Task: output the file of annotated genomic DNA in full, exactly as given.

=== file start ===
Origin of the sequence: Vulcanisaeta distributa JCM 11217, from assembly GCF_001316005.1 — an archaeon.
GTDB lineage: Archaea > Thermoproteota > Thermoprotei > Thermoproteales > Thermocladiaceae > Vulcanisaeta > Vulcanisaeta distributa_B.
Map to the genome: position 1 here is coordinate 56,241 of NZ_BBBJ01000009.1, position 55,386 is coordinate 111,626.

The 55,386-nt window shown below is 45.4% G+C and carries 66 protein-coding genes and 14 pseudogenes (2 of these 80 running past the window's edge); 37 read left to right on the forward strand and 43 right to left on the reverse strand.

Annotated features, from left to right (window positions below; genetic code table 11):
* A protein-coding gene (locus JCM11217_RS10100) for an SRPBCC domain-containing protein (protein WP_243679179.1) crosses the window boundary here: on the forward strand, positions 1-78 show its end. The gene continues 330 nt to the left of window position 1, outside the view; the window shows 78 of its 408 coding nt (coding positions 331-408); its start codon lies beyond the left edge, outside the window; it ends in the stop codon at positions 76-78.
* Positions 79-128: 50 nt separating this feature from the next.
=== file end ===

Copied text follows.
Origin of the sequence: Vulcanisaeta distributa JCM 11217, from assembly GCF_001316005.1 — an archaeon.
GTDB lineage: Archaea > Thermoproteota > Thermoprotei > Thermoproteales > Thermocladiaceae > Vulcanisaeta > Vulcanisaeta distributa_B.
Map to the genome: position 1 here is coordinate 56,241 of NZ_BBBJ01000009.1, position 55,386 is coordinate 111,626.

The 55,386-nt window shown below is 45.4% G+C and carries 66 protein-coding genes and 14 pseudogenes (2 of these 80 running past the window's edge); 37 read left to right on the forward strand and 43 right to left on the reverse strand.

Annotated features, from left to right (window positions below; genetic code table 11):
* A protein-coding gene (locus JCM11217_RS10100) for an SRPBCC domain-containing protein (protein WP_243679179.1) crosses the window boundary here: on the forward strand, positions 1-78 show its end. The gene continues 330 nt to the left of window position 1, outside the view; the window shows 78 of its 408 coding nt (coding positions 331-408); its start codon lies beyond the left edge, outside the window; it ends in the stop codon at positions 76-78.
* Positions 79-128: 50 nt separating this feature from the next.